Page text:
Each solution has an index, which indexes the code for that solution. When you open a solution that Source Search hasn't seen before, it prompts you for what to do:
If you don't want to be prompted, you can switch that off using the "Next time..." options.
Using Create will prompt you for the root directory/ies of your solution, and all the files in and under those directories will be indexed. (Source Search doesn't parse your solution to find your files, because often there are interesting files that aren't a part of the solution - ChangeLogs, documentation, header files, etc.)
If you have multiple solutions that use the same source tree, you can use Open to open an existing index and associate that index with this solution. (See also Secondary Indexes below.)
Once a solution has an index, indexing happens automatically, first when you load your solution, and then when any of the files under your chosen root folders are changed (even if they are changed outside of Visual Studio). The indexer is non-invasive - it runs in a low priority background thread, pauses when you interact with the search box or the search results, and throttles itself while you're interacting with your PC.
Irrelevant files like binary files and output files are excluded from the index. Binary files are excluded automatically, and there's a configurable list in More / Options of text file extensions, and directories, to exclude.
Once indexing is under way, you can start searching as soon as you like. Even if not all of your files have been indexed yet, you can search those that have. While the index is incomplete, you'll get a warning.
At the right-hand end of the toolbar is a status pane, which tells you what the indexer is doing. It can say:
By hovering over the status text, you can get a bit more detail, in a tooltip:
The queued figure tells you how many files have been found that are either not in the index or out of date. As new or out of date files are found, this figure will increase, up to about 10,000, at which point the scanner will pause so as not to use too much memory for the queue, so you won't see this figure go much above 10,000.
The indexed figure tells you how many files have been indexed since this scan started. That figure steadily increases as files are taken out of the queue and added/updated in the index.
The index properties dialog lets you control the root directories, index-specific inclusion and exclusion patterns, and directory mapping for your index:
The global Source Search options (see Global options) specify the default inclusion
and exclusion patterns, but you can override them for a specifc index here - for example, if you have solution that has some data files
.map extension that you want indexed, but your global options exclude
Directory mappings let you share indexes between machines, where each machine sees the source files in a
different place - one machine might see it on its own disk as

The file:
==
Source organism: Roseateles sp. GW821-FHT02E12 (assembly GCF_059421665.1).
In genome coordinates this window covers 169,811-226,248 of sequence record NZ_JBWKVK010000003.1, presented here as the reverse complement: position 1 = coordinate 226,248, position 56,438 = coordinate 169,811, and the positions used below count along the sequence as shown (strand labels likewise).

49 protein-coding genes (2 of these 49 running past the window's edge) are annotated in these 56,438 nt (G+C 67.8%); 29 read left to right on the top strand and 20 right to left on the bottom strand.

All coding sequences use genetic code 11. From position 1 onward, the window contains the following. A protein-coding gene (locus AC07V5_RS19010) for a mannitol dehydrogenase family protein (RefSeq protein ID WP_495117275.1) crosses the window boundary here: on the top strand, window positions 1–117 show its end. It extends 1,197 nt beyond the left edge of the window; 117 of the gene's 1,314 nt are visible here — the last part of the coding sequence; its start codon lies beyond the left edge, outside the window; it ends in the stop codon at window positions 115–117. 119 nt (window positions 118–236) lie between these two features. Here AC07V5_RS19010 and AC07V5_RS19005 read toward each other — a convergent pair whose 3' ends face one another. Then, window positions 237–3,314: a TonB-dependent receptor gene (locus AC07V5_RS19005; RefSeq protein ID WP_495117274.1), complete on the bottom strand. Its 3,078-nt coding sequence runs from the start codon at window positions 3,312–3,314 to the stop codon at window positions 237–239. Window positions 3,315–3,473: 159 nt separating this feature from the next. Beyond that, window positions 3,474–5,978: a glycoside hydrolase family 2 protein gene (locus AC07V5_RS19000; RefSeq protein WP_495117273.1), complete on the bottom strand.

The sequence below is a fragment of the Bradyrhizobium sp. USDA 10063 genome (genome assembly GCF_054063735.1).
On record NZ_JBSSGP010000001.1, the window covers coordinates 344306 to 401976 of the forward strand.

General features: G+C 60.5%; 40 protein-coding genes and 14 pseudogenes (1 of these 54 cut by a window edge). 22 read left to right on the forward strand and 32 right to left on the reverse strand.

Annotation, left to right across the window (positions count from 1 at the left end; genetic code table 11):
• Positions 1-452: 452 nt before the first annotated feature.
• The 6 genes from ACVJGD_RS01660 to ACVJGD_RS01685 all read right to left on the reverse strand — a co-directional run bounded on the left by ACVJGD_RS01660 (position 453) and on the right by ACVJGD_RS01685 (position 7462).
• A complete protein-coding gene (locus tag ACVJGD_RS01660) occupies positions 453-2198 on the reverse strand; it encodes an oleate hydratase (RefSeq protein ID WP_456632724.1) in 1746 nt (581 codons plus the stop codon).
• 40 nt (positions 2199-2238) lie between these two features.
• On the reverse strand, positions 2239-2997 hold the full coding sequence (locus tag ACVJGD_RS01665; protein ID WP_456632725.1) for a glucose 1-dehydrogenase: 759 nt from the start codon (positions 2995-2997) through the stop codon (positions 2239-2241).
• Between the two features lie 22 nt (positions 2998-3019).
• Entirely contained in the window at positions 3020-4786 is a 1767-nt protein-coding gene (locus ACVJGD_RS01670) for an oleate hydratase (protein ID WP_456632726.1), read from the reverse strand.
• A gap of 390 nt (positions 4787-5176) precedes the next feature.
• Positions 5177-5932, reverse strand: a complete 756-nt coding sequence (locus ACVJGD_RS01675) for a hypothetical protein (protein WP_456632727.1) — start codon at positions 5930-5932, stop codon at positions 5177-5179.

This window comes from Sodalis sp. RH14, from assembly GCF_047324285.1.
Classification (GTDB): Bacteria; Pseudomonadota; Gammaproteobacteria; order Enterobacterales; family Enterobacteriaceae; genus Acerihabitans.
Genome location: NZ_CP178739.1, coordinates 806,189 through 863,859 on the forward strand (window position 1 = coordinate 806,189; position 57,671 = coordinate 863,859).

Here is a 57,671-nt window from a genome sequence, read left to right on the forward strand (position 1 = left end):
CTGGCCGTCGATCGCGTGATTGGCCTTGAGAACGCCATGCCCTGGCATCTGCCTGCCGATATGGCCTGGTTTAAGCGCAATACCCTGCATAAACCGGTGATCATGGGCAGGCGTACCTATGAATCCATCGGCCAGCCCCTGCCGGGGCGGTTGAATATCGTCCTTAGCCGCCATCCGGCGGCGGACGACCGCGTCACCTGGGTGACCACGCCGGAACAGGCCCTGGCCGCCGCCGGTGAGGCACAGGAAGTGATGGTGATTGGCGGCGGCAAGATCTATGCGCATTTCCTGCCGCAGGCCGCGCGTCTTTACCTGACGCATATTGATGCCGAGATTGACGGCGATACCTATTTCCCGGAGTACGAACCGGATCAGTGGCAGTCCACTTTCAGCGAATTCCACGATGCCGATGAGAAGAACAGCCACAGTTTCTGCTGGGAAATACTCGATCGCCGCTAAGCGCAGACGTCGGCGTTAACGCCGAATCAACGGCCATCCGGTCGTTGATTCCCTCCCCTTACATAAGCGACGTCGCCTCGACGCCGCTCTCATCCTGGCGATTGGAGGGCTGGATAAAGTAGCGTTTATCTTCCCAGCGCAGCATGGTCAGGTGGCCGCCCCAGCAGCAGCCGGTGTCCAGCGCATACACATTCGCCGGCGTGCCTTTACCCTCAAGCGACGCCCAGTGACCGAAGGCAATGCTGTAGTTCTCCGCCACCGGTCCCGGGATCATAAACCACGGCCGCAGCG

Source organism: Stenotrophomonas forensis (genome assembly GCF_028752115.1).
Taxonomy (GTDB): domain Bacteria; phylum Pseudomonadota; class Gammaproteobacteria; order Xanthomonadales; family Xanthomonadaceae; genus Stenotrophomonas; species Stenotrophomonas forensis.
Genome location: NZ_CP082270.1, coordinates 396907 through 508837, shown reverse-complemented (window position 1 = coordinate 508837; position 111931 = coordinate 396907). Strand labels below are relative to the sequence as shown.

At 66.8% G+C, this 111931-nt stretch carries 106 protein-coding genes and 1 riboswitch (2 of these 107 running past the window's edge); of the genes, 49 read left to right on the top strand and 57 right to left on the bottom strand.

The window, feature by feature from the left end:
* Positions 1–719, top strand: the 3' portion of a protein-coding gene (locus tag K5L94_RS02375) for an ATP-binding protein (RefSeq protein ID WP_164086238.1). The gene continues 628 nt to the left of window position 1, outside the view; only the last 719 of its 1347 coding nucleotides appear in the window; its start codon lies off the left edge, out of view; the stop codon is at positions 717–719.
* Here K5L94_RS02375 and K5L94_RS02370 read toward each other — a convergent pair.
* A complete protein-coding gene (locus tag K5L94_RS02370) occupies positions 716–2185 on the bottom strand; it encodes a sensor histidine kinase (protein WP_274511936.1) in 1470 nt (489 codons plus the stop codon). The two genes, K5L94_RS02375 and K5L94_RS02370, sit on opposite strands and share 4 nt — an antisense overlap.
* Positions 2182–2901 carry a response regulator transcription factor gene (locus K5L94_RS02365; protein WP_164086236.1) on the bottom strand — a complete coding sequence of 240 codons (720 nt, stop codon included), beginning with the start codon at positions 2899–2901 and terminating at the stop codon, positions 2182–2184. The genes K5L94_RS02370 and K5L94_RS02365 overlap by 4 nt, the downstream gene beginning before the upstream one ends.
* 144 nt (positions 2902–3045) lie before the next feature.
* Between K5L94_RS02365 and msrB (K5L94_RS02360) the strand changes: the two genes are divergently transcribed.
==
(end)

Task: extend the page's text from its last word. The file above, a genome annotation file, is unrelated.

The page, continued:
C:\checkout whereas another might see it on a network
\\server1\share. This is most useful with secondary indexes - see below.
The final option is whether to open the index read-only. This is again most useful with secondary indexes - a secondary index might refer to code that never changes, like a third party library, so there's no need to spend cycles scanning it for changes. Or it might live on a network drive to which you don't have write permission (in which case, if you try to open the index for update, Source Search will ask you whether you'd like to open it read-only instead).
Some projects are made up of a core piece that you're working on, plus other pieces around that. Take Source Search itself for example - it uses Lucene.Net behind the scenes. As a developer working on Source Search, sometimes I want to include the Lucene.Net sources in my searches, and sometimes not.
Also, the Lucene.Net sources rarely change, so there's no need to scan them for changes. It would be good for that index to be read-only.
In a large organisation, you might even keep these shared sources and the corresponding index on a network drive, where the whole team can access them. They would have read-only access, and the server machine would keep the index up to date as necessary - Source Search is fine with one machine writing to an index while others are reading it.
You can use the "More / Open a secondary index..." command to open a secondary index. You can then choose from all the indexes on your PC, or use the "Browse for an index..." button to open one from elsewhere. Source Search remembers which secondary indexes you've opened for each of your solutions.
When you have multiple indexes open, the results from all of them are combined when you search.
Use the "More / Manage indexes..." command to show the Manage Indexes dialog:
From the Manage Indexes dialog, you can:
Under normal circumstances, your index will be kept up to date with your sources automatically, by two mechanims:
But sometimes you want to manually make sure that everything is up to date, and you can do that using the "More / Force index refresh" commands. There are two of these; "changed files only", which will skip any file that looks up to date (based on its timestamp) and "all files", which re-indexes all files whether they look like they've changed or not.
As well as indexing your code from within Visual Studio, you can create and update indexes from the command line - see the section on the Source Search command line tool, ess.exe.